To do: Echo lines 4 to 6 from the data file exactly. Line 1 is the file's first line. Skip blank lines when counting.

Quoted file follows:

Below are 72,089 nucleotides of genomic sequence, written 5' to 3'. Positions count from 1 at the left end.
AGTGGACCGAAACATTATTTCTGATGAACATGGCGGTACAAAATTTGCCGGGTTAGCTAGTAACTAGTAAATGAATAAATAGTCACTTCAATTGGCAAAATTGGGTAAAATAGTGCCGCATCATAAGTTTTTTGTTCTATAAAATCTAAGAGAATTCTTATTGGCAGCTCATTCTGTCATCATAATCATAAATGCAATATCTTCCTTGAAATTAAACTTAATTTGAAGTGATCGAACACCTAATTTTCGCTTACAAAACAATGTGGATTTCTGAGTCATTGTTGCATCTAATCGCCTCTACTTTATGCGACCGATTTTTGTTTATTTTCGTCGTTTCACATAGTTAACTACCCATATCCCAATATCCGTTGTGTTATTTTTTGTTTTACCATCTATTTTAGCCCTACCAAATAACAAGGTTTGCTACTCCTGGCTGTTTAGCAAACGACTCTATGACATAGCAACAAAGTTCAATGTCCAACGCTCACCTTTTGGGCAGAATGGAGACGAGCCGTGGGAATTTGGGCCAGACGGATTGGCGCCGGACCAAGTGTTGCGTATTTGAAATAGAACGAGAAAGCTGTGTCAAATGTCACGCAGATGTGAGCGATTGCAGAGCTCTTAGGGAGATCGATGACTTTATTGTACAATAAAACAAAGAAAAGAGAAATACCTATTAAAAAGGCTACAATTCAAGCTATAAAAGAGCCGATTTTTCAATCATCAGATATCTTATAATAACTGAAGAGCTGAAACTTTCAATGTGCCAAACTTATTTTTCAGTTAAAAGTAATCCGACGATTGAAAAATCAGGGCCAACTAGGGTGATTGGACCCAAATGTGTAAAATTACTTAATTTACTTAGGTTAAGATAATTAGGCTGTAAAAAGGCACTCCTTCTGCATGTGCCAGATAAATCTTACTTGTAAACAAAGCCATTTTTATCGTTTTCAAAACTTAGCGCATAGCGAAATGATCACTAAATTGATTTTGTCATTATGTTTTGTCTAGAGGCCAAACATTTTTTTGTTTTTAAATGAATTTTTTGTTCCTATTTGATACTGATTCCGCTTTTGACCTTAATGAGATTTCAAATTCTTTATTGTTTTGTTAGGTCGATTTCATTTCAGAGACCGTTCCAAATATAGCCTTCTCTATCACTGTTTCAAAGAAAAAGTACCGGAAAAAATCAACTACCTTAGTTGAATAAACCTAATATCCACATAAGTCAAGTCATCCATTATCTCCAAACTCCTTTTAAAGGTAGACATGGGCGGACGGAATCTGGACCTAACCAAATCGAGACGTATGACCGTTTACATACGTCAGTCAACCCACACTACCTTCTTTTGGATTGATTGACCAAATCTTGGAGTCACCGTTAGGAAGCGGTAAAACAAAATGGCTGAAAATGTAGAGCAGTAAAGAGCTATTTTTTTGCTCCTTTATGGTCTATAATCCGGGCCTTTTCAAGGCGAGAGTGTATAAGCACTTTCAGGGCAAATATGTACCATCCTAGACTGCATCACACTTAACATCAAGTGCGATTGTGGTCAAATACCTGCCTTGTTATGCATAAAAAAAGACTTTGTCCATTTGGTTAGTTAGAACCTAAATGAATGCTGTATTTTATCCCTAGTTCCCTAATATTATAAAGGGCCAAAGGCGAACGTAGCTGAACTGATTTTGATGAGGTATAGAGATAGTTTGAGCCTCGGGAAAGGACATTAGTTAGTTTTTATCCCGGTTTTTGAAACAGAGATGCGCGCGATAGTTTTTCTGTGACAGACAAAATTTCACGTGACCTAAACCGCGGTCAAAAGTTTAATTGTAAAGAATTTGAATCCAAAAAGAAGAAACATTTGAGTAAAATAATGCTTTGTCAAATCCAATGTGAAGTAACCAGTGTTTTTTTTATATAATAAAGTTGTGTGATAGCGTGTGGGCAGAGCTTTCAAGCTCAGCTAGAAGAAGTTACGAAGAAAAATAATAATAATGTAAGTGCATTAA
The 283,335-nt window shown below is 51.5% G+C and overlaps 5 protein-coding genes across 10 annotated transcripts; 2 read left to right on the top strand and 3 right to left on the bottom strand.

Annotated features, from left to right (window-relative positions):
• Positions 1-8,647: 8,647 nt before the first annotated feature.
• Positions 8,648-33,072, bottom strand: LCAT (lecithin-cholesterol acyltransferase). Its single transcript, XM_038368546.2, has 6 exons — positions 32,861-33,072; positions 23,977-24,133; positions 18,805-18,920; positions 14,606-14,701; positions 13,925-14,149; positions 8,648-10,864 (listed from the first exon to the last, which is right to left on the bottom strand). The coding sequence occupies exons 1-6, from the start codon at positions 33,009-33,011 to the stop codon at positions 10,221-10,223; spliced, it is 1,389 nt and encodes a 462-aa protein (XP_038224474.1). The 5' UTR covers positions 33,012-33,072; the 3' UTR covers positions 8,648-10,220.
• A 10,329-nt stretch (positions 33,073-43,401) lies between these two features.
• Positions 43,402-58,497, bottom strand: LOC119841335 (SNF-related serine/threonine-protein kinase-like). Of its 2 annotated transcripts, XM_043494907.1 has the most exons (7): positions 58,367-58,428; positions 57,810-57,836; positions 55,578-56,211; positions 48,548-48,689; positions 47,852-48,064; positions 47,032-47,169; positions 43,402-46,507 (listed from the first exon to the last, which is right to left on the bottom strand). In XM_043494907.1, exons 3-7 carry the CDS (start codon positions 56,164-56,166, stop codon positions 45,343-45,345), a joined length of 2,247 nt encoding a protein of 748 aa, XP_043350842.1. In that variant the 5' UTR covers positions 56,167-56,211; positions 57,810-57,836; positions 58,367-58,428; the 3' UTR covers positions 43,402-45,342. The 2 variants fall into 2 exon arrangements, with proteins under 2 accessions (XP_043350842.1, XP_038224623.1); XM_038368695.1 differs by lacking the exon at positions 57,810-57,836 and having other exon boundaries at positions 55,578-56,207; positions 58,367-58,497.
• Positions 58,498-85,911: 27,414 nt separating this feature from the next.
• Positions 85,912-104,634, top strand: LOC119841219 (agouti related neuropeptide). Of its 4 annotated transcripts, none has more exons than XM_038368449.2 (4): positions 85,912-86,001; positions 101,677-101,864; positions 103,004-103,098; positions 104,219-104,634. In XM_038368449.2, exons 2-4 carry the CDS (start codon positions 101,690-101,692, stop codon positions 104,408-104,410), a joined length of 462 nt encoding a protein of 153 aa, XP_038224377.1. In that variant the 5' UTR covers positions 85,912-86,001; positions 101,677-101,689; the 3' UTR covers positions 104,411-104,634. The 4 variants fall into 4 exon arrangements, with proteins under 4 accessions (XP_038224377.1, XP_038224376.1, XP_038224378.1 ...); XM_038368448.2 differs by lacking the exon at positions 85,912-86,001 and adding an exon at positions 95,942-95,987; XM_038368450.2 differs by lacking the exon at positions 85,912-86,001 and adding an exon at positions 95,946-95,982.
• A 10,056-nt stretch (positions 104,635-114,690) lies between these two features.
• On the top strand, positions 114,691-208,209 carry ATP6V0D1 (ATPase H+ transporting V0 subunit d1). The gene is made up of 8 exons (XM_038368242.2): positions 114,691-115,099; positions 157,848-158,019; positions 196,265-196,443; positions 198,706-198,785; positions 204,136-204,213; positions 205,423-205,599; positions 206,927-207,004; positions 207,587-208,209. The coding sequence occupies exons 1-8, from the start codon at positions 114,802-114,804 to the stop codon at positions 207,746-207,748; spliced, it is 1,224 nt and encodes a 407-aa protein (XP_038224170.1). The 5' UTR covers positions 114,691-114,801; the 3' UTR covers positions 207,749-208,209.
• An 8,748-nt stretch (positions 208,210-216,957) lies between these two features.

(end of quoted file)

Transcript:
Annotated features, from left to right (window-relative positions):
• Positions 1-8,647: 8,647 nt before the first annotated feature.
• Positions 8,648-33,072, bottom strand: LCAT (lecithin-cholesterol acyltransferase). Its single transcript, XM_038368546.2, has 6 exons — positions 32,861-33,072; positions 23,977-24,133; positions 18,805-18,920; positions 14,606-14,701; positions 13,925-14,149; positions 8,648-10,864 (listed from the first exon to the last, which is right to left on the bottom strand). The coding sequence occupies exons 1-6, from the start codon at positions 33,009-33,011 to the stop codon at positions 10,221-10,223; spliced, it is 1,389 nt and encodes a 462-aa protein (XP_038224474.1). The 5' UTR covers positions 33,012-33,072; the 3' UTR covers positions 8,648-10,220.